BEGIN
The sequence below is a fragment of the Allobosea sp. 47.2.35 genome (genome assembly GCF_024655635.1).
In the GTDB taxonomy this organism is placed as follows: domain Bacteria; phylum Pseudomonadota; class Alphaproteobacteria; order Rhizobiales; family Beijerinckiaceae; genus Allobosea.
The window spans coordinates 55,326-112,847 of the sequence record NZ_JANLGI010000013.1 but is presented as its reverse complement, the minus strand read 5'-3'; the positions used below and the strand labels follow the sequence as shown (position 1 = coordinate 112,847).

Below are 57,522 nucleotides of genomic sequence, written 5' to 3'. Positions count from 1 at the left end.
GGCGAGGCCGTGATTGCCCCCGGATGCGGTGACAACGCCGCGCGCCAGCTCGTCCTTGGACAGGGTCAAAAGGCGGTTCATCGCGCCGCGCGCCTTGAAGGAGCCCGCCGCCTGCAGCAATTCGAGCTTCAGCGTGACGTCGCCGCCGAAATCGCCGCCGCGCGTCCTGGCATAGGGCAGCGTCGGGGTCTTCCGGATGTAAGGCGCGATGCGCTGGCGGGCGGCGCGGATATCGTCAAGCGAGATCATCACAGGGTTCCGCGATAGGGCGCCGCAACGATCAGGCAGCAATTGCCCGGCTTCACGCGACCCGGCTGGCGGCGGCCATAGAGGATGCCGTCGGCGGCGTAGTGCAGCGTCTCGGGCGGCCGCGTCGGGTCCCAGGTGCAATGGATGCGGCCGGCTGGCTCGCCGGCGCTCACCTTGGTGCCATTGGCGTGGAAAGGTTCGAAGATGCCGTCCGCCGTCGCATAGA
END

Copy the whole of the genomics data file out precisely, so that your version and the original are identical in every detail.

The sequence below is a fragment of the Allobosea sp. 47.2.35 genome (genome assembly GCF_024655635.1).
In the GTDB taxonomy this organism is placed as follows: domain Bacteria; phylum Pseudomonadota; class Alphaproteobacteria; order Rhizobiales; family Beijerinckiaceae; genus Allobosea.
The window spans coordinates 55,326-112,847 of the sequence record NZ_JANLGI010000013.1 but is presented as its reverse complement, the minus strand read 5'-3'; the positions used below and the strand labels follow the sequence as shown (position 1 = coordinate 112,847).

Below are 57,522 nucleotides of genomic sequence, written 5' to 3'. Positions count from 1 at the left end.
GGCGAGGCCGTGATTGCCCCCGGATGCGGTGACAACGCCGCGCGCCAGCTCGTCCTTGGACAGGGTCAAAAGGCGGTTCATCGCGCCGCGCGCCTTGAAGGAGCCCGCCGCCTGCAGCAATTCGAGCTTCAGCGTGACGTCGCCGCCGAAATCGCCGCCGCGCGTCCTGGCATAGGGCAGCGTCGGGGTCTTCCGGATGTAAGGCGCGATGCGCTGGCGGGCGGCGCGGATATCGTCAAGCGAGATCATCACAGGGTTCCGCGATAGGGCGCCGCAACGATCAGGCAGCAATTGCCCGGCTTCACGCGACCCGGCTGGCGGCGGCCATAGAGGATGCCGTCGGCGGCGTAGTGCAGCGTCTCGGGCGGCCGCGTCGGGTCCCAGGTGCAATGGATGCGGCCGGCTGGCTCGCCGGCGCTCACCTTGGTGCCATTGGCGTGGAAAGGTTCGAAGATGCCGTCCGCCGTCGCATAGA